According to the National Eating Disorder Association, up to 30 million people in the U.S. suffer from an eating disorder such as anorexia nervosa, bulimia nervosa or binge eating disorder. Worldwide the figure is more like 70 million sufferers!
- The obesity industry will likely top $315 billion this year, nearly 3% of the overall U.S. economy.
- 95% of diets fail and most will regain their lost weight in 1-5 years.
- 75% of American women surveyed endorse unhealthy thoughts, feelings or behaviors related to food or their bodies.
- 91% of women recently surveyed on a college campus had attempted to control their weight through dieting, 22% dieted “often” or “always”.
- Almost half of American children between 1st and 3rd grade want to be thinner and half of 9 to 10-year-old girls are dieting.
- 35% of “occasional dieters” progress into pathological dieting, (disordered eating) and as many as 25%, advance to full-blown eating disorders.
Leading to Disorder in Youth
The social workers we surveyed reported the following insights into eating disorders that plague our youth.
- The onset of anorexia nervosa is most commonly around the same time as puberty.
- Young women with anorexia are 12 times more likely to die than are other women without an ED.
- 40% of girls in grade ten and 37% of girls in grade nine thought of themselves as being too fat. Of those students that were “normal weight” based on their BMI, 19% still thought that they were too fat, and 12% of the students admitted to trying to lose weight
- With treatment, 60% of eating disorder sufferers make a full recovery.
- Without treatment, 20% of people suffering from anorexia will prematurely die from eating disorder related health complications, including suicide and heart problems.
- Only one in ten sufferers will seek and receive treatment.
- Treatment is most successful when intervention is early.
The Best of Intentions
The social workers who specialize in eating disorders that we talked to report that even professional people with the best of intentions allow their bias to amplify the negative self-image that haunts the overweight.
Social workers report that most health care providers are well intended and genuinely care about their patients’ health and well-being, but, according to the 2017 book, Helping Patients Outsmart Overeating: Psychological Strategies for Doctors and Health Care Providers, “Studies show that many doctors, reflecting the society we live in and the perceived realities of the enhanced risks that excess fat creates for patient care, do hold a bias against large-size patients.” This bias also has been found in studies of nurses and is likely pervasive in the health care system in general.”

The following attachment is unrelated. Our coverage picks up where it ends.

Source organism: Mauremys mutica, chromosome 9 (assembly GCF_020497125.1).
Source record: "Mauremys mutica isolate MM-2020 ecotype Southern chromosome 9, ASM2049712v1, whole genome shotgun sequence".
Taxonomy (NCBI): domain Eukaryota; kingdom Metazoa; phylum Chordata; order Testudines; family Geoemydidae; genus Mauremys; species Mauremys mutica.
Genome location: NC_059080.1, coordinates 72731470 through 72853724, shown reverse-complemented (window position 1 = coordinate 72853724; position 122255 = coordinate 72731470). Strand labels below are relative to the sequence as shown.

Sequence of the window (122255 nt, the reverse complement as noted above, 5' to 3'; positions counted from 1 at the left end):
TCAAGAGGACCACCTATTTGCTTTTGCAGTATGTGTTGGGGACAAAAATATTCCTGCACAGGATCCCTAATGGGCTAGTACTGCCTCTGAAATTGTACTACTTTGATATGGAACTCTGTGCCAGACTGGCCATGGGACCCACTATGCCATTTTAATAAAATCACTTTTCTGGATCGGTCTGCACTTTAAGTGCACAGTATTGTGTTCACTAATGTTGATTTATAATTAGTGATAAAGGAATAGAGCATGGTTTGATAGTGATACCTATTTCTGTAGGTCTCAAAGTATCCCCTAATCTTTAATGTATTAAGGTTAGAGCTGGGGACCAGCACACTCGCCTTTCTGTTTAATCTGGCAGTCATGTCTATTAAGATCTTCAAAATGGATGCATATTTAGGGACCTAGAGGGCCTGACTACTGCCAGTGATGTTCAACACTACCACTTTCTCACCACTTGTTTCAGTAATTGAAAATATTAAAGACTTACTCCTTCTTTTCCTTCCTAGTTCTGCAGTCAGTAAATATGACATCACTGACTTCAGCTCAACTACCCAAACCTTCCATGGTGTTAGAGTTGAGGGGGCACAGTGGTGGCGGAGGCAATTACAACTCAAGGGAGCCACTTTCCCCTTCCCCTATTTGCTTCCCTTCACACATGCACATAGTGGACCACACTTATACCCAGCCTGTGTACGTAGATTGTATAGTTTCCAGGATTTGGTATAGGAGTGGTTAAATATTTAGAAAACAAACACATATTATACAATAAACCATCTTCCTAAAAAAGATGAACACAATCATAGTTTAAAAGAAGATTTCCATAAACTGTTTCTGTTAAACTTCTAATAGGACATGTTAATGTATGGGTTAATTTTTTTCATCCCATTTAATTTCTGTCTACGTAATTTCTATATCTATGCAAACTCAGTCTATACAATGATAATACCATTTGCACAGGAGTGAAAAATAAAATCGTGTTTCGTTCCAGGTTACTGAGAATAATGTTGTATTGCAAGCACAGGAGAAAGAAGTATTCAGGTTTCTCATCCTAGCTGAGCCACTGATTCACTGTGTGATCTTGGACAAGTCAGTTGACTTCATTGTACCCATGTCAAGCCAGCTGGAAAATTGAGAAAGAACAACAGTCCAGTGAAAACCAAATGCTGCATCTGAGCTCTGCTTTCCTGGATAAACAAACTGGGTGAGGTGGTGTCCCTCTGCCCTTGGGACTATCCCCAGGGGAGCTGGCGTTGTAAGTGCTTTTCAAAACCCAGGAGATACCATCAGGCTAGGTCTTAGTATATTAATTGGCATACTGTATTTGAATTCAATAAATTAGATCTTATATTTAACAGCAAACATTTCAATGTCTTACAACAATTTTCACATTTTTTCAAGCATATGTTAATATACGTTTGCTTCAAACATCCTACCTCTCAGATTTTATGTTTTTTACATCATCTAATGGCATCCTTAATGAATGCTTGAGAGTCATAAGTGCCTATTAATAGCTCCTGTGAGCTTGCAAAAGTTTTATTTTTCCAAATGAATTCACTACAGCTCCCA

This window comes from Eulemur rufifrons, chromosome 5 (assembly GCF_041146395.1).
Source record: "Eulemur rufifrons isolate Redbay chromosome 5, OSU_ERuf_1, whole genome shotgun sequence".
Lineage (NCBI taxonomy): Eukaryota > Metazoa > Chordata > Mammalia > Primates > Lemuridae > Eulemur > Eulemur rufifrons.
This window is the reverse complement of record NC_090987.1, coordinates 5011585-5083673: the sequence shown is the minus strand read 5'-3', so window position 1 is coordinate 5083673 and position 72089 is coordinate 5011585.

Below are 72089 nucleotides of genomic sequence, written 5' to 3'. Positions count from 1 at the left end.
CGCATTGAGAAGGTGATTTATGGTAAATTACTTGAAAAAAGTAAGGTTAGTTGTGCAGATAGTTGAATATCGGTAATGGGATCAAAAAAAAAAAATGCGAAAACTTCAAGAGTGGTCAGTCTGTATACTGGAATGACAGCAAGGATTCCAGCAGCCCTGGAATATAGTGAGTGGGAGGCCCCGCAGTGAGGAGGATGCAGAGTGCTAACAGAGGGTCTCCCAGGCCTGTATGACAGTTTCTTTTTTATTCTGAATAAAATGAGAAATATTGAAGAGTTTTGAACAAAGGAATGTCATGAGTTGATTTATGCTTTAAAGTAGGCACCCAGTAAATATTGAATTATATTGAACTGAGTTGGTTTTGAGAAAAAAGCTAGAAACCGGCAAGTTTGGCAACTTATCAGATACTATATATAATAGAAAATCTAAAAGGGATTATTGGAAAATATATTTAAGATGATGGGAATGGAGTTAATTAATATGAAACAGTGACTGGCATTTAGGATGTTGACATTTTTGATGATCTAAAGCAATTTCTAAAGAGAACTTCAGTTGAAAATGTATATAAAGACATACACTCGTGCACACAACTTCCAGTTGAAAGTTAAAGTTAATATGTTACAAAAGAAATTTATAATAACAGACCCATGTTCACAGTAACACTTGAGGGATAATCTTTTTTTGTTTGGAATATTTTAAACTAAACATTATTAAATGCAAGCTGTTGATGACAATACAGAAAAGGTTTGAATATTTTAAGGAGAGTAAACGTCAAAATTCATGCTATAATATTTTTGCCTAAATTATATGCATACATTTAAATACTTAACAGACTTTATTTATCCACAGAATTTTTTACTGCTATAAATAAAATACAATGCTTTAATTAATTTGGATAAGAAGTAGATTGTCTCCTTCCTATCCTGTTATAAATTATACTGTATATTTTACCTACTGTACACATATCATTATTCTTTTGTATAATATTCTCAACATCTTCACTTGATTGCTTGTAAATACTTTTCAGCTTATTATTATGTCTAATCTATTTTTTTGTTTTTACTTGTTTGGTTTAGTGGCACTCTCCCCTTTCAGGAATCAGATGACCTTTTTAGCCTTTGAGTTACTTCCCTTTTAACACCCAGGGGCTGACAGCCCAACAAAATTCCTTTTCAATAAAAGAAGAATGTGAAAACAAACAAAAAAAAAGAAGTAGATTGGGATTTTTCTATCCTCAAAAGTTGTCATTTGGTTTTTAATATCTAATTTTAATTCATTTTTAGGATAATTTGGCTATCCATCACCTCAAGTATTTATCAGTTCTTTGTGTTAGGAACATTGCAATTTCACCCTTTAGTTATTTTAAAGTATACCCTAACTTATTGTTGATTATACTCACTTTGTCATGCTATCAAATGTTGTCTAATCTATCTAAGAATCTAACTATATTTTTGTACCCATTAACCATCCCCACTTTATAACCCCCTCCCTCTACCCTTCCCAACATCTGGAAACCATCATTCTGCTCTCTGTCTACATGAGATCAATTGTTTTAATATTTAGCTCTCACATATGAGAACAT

Family members contribute to fat-shaming and stigma when they put young children on diets, send them to fat camp, hide food from them, harp on their food intake, habitually force them into unwanted activity, make them eat different foods than the rest of the family is eating, and allow bullying to happen.
Feeling Bad Doesn’t Work
“Clients come to us with shame that their secret eating, or bingeing is due to lacking self-control and self-discipline. They hate themselves because what appears so easy for others—eating in sync with fuel needs and saying “yes” and “no” to food in comfortable balance—has been a lifelong struggle for them. They long for comfort but want to stop relying on food. They want to exercise more but may believe they are lazy and unmotivated.” (Why Self-Compassion is Key, Karen R. Koenig, LCSW, Med, Social Work Today, Vol.20 No.1 Pg. 18)
“We must be prepared to reference the impact that genetics and metabolism have on weight; the effect that sleep deprivation, chronic dieting, and imbalanced neurotransmitters have on eating; that depression and anxiety underlie most dysregulated eating; and how childhood adverse experiences dysregulate the nervous system that makes emotional eating more likely…
“Self-compassion acknowledges that we gain power to effectively manage our lives by accepting that we are fragile beings…
“Self-compassion is meeting suffering, in this case, one’s own, with kindness, nonjudgment, and gentleness. (Why Self-Compassion is Key)